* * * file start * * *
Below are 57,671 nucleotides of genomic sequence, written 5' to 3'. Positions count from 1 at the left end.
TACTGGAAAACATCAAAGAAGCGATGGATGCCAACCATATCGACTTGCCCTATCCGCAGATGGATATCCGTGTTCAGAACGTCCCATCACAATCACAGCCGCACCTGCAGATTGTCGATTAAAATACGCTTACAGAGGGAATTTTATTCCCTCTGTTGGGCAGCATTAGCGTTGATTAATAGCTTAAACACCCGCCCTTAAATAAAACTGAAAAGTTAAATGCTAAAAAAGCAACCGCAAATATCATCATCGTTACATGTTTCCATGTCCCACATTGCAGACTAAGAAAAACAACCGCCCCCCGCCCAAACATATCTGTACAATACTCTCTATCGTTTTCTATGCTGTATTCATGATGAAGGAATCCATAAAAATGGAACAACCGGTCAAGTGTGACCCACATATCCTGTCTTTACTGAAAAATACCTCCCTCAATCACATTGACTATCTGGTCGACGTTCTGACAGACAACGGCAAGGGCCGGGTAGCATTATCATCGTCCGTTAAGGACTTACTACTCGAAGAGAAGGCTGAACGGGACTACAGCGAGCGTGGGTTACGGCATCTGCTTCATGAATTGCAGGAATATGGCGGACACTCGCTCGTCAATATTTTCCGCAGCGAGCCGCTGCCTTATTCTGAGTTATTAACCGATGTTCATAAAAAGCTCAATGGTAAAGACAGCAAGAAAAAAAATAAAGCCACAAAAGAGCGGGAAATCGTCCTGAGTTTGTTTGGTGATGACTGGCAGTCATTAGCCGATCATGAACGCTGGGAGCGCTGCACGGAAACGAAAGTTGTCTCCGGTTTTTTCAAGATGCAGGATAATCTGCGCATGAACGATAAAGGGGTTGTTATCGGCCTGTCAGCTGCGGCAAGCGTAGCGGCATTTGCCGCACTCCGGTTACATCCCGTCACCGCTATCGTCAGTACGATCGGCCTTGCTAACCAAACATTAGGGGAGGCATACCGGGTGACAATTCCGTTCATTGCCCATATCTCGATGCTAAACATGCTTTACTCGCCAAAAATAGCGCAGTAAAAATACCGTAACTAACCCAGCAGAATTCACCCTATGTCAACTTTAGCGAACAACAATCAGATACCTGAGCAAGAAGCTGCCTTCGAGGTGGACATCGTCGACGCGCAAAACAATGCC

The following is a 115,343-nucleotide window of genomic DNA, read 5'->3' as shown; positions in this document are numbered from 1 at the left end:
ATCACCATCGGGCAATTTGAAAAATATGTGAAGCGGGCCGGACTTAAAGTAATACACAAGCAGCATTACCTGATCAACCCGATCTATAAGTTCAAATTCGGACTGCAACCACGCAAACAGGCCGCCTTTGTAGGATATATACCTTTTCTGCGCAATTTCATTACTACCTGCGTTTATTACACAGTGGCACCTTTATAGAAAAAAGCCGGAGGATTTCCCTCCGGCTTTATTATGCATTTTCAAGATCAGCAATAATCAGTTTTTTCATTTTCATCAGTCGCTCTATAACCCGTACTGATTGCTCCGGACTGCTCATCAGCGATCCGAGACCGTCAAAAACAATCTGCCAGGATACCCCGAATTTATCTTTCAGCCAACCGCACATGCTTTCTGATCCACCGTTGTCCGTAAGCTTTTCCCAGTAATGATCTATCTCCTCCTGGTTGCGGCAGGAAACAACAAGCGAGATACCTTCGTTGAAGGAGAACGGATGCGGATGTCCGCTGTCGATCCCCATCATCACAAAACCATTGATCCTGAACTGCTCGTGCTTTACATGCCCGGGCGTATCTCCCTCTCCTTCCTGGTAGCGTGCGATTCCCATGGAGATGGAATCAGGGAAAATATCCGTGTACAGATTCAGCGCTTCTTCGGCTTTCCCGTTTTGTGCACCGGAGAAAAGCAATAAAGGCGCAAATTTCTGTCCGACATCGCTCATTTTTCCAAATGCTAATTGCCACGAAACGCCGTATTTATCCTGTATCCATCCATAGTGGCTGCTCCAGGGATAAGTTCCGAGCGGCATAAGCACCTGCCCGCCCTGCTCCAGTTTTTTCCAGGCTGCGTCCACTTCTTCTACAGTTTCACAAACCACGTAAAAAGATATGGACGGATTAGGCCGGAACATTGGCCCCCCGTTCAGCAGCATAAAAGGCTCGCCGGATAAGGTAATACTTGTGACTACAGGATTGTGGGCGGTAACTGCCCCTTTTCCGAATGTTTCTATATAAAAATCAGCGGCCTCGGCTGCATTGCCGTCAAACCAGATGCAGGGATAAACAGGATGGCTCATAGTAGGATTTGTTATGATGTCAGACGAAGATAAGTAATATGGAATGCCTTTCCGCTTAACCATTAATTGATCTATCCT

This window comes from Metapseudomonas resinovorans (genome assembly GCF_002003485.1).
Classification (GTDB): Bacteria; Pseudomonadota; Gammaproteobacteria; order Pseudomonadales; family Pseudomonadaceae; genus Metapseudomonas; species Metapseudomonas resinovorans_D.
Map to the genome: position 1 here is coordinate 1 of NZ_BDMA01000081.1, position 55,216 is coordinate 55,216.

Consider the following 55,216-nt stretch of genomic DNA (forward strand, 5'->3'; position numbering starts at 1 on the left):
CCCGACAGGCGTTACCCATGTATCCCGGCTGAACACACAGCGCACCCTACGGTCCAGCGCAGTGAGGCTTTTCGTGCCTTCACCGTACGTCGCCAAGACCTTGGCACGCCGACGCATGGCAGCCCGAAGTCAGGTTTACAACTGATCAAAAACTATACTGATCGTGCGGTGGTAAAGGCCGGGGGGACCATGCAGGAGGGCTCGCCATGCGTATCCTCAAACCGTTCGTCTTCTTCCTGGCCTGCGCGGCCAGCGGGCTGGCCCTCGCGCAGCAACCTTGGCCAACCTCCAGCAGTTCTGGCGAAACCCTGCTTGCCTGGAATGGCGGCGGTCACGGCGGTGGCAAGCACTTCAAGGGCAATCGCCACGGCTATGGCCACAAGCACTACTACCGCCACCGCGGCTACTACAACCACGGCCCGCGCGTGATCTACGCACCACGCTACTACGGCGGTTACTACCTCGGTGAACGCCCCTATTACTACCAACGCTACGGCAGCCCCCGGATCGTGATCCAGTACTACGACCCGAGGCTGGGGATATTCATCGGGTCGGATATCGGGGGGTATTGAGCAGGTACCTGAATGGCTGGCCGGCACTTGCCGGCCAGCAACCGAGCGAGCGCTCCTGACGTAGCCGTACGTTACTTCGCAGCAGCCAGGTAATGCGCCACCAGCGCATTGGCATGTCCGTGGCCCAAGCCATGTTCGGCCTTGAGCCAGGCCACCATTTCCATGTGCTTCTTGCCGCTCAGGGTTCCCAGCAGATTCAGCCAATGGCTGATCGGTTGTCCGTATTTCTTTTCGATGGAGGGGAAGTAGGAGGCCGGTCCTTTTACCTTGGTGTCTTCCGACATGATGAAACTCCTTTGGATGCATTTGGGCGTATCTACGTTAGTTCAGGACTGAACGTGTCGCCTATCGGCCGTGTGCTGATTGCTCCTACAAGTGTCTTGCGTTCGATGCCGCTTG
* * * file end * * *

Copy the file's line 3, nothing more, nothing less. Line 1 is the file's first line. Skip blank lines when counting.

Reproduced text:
The following is a 115,343-nucleotide window of genomic DNA, read 5'->3' as shown; positions in this document are numbered from 1 at the left end: